The Smart Swarm Teaches Us About Nature’s Crowdsourcers

These days, it’s hard to avoid talk of “the wisdom of the crowds” or how to engage mass amounts of people with marketing. So can we predict the behavior of humans by studying nature? Peter Miller says yes in The Smart Swarm: How Understanding Flocks, Schools, and Colonies Can Make Us Better at Communicating, Decision Making, and Getting Things Done.
Miller is a editor for National Geographic, and it shows in his writing. He takes a look at how companies like Best Buy and Boeing have implemented and refined business processes and ideas by looking at the behavior of honeybees, termites, ants, birds and even locusts. These animals communicate in their own sophisticated ways, building communities and adapting to their environments. And companies are studying them, often using computer modeling programs to predict the plausibility of ideas and the intricacies of group behavior.
It’s less of a marketing book than an anthropological one, so unlike a lot of books I’ve read lately, there aren’t any of checklists, summaries, and things marketers could do instantly to learn from nature. You have to plod through the book to figure out how you can apply lessons for yourself. I think The Smart Swarm would make a fascinating documentary, taking the same material, meeting the people who learned from nature, and bringing it all to life. However, if you’re willing to dig through the book, there’s a lot to learn here about organizations, systems and ideas, and how planning can bring about mass success–or help avoid a crowdsourced disaster.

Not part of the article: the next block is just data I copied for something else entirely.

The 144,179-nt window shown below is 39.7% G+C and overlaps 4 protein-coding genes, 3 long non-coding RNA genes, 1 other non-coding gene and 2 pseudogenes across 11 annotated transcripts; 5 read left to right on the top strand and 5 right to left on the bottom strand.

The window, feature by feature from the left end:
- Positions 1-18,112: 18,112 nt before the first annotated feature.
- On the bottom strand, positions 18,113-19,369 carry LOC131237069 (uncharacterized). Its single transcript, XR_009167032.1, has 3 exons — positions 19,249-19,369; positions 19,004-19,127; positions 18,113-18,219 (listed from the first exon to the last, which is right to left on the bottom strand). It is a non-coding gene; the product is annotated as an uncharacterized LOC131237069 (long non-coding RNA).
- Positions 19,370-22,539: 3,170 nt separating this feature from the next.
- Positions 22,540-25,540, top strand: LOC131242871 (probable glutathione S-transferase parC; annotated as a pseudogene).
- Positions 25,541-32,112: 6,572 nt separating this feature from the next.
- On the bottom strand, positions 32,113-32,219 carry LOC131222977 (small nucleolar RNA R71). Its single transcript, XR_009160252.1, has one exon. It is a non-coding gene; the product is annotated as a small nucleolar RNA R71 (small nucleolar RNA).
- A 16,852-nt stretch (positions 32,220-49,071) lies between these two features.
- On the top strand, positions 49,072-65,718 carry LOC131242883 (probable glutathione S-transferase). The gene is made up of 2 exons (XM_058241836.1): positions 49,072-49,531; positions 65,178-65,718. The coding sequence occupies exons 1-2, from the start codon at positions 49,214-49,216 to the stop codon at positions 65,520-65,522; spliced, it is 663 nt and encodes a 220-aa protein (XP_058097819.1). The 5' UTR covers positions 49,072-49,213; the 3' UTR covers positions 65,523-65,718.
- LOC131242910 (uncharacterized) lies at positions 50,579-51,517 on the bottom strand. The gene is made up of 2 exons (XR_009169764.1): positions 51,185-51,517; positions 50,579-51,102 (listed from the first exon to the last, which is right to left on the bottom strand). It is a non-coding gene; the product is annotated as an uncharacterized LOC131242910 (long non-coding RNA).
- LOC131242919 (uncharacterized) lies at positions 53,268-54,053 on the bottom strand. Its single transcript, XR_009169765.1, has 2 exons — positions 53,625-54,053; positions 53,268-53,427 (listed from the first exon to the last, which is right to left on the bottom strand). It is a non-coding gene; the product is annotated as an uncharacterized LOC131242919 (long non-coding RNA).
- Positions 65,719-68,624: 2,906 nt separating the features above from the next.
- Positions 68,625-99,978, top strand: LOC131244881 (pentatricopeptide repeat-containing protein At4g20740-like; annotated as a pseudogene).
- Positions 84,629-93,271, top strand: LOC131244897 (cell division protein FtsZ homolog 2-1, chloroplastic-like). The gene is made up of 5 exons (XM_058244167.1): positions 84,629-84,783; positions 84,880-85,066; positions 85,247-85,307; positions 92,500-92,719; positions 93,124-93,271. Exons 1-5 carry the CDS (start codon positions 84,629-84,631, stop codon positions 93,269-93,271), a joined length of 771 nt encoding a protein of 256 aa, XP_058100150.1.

Special thanks for FSB Associates who provided me with a review copy.



About Dan Goldgeier

Dan Goldgeier is a Seattle-based freelance copywriter with experience at advertising agencies across the U.S. He is a graduate of the Creative Circus ad school, and currently teaches at Seattle's School of Visual Concepts. Dan is also a columnist for and the author of View From The Cheap Seats and Killer Executions and Scrubbed Decks.